Sofia D. Marin
The nation’s health care industry has hired more than 350 former government officials and members of Congress in a determined campaign to influence health care reform efforts on Capitol Hill, according to federally required disclosure reports.
Leading all other industries, the health care industry is spending a record-breaking $1.4 million a day on lobbying efforts as legislators and the White House hammer out details of a reform package requested by President Obama. According to an analysis of lobbying records by the Washington Post, three out of every four major health care companies have at least one former government insider on the payroll.
With enough support from current and former members of Congress, the health lobby is trying to minimize reductions in revenue flowing to insurers, hospitals and other major sectors, while maximizing the potential of up to 46 million uninsured Americans as new customers.
The lobbying torrent troubles public interest groups and reform advocates, among others. They are concerned that the concentration of former government aides in the lobbying sector has interfered with the health-care debate, and question whether the revolving door between government and private firms leaves Americans out in the cold.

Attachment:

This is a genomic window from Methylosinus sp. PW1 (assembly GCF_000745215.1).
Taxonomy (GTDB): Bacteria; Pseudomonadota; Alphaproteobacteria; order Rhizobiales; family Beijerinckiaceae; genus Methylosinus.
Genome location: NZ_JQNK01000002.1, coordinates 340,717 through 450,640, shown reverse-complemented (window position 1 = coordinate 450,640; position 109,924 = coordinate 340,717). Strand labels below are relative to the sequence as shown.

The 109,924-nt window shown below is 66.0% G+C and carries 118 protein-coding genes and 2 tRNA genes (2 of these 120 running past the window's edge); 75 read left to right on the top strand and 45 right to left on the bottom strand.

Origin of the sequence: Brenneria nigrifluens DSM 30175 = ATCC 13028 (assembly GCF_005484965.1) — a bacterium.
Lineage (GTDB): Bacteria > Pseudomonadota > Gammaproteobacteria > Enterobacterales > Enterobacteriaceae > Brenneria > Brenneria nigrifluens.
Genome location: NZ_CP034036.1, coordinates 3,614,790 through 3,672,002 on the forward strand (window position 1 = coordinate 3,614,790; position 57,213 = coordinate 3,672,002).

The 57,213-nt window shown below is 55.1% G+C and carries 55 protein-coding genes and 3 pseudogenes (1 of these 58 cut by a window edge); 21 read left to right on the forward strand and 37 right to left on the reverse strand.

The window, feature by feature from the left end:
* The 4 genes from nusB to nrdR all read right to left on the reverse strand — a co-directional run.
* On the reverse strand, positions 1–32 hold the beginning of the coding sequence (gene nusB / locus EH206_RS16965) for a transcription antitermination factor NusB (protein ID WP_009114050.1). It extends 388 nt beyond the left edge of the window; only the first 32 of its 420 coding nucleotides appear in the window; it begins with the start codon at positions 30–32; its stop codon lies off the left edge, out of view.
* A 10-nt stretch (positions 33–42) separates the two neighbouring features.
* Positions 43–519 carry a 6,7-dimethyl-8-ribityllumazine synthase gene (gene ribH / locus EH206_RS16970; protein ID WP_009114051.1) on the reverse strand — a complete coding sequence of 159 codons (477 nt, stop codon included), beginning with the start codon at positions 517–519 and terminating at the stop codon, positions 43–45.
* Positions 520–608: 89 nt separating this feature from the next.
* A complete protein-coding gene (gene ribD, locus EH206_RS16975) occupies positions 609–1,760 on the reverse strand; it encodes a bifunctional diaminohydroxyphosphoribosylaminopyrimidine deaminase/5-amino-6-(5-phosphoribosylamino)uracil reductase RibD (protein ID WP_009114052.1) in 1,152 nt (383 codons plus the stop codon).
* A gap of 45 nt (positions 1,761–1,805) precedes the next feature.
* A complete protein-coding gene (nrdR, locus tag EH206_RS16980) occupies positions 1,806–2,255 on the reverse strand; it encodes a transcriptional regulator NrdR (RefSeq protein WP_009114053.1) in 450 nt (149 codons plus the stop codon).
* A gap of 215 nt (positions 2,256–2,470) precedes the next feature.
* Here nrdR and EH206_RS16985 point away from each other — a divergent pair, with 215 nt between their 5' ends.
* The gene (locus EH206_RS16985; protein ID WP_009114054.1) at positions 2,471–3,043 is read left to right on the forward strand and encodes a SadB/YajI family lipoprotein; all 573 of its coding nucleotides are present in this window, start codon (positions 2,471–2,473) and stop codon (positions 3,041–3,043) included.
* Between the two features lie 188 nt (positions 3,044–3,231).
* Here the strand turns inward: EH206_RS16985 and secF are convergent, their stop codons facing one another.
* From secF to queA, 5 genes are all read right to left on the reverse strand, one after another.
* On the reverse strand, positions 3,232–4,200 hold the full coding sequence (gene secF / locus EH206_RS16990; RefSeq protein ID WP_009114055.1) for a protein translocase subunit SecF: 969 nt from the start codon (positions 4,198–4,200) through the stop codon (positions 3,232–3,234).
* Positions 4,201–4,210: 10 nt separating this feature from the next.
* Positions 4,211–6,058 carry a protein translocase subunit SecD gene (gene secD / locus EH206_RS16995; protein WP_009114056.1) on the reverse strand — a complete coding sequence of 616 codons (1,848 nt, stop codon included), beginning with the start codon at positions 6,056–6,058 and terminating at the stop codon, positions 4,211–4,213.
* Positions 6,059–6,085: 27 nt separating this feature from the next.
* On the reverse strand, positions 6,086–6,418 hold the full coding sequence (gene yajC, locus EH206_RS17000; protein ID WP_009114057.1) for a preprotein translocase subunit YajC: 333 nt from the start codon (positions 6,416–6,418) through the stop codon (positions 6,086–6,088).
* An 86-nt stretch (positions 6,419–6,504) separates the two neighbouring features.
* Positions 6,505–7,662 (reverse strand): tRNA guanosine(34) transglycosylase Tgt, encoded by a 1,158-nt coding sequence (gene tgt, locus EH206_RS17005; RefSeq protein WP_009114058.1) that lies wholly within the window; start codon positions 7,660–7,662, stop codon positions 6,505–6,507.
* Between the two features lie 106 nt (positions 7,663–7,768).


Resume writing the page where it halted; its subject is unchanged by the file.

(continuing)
"The revolving door offers a short cut to a member of Congress to the highest bidder," Sheila Krumholz, executive director of the Center for Responsive Politics, told the Post. "It's a small cost of doing business relative to the profits they can garner."
The industry is aggressively targeting individual Democrats, having already struck a deal with Max Baucus (D-Mont.), chair of the Senate Finance Committee which is helping to steer reform efforts.
The push has reuntied many who worked together in government on health care reform, but are now working as advocates for pharmaceutical and insurance companies.
While some firms have promised to cut costs in accordance with Obama’s public-insurance option, major players such as Pharmaceutical Research and Manufacturers of America (PhRMA) have remained opposed to the option, doubling their lobbying spending to nearly $7 million in the first quarter of 2009.